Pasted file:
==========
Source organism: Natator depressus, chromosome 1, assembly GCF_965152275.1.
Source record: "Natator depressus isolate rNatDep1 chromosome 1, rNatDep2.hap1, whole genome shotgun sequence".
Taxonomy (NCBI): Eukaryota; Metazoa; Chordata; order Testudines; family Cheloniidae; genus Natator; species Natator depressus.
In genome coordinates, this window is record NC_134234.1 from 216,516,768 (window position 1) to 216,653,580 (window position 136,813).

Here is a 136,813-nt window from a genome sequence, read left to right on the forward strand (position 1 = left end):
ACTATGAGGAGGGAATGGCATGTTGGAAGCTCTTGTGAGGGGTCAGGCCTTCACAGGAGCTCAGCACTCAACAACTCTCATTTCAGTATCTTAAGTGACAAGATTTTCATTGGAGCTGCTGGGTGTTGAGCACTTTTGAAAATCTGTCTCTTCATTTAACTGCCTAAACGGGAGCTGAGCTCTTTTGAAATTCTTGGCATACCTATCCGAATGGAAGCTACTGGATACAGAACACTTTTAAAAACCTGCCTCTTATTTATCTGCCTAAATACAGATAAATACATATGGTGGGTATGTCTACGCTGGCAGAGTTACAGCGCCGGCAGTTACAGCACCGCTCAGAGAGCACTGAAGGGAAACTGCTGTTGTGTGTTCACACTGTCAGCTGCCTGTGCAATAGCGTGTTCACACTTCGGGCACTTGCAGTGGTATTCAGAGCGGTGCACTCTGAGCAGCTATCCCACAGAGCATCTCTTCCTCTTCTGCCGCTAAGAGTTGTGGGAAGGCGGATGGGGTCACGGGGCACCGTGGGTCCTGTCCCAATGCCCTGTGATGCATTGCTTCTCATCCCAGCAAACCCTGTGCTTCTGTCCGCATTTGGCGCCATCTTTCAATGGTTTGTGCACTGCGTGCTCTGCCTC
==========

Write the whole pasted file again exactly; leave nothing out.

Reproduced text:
Source organism: Natator depressus, chromosome 1, assembly GCF_965152275.1.
Source record: "Natator depressus isolate rNatDep1 chromosome 1, rNatDep2.hap1, whole genome shotgun sequence".
Taxonomy (NCBI): Eukaryota; Metazoa; Chordata; order Testudines; family Cheloniidae; genus Natator; species Natator depressus.
In genome coordinates, this window is record NC_134234.1 from 216,516,768 (window position 1) to 216,653,580 (window position 136,813).

Here is a 136,813-nt window from a genome sequence, read left to right on the forward strand (position 1 = left end):
ACTATGAGGAGGGAATGGCATGTTGGAAGCTCTTGTGAGGGGTCAGGCCTTCACAGGAGCTCAGCACTCAACAACTCTCATTTCAGTATCTTAAGTGACAAGATTTTCATTGGAGCTGCTGGGTGTTGAGCACTTTTGAAAATCTGTCTCTTCATTTAACTGCCTAAACGGGAGCTGAGCTCTTTTGAAATTCTTGGCATACCTATCCGAATGGAAGCTACTGGATACAGAACACTTTTAAAAACCTGCCTCTTATTTATCTGCCTAAATACAGATAAATACATATGGTGGGTATGTCTACGCTGGCAGAGTTACAGCGCCGGCAGTTACAGCACCGCTCAGAGAGCACTGAAGGGAAACTGCTGTTGTGTGTTCACACTGTCAGCTGCCTGTGCAATAGCGTGTTCACACTTCGGGCACTTGCAGTGGTATTCAGAGCGGTGCACTCTGAGCAGCTATCCCACAGAGCATCTCTTCCTCTTCTGCCGCTAAGAGTTGTGGGAAGGCGGATGGGGTCACGGGGCACCGTGGGTCCTGTCCCAATGCCCTGTGATGCATTGCTTCTCATCCCAGCAAACCCTGTGCTTCTGTCCGCATTTGGCGCCATCTTTCAATGGTTTGTGCACTGCGTGCTCTGCCTC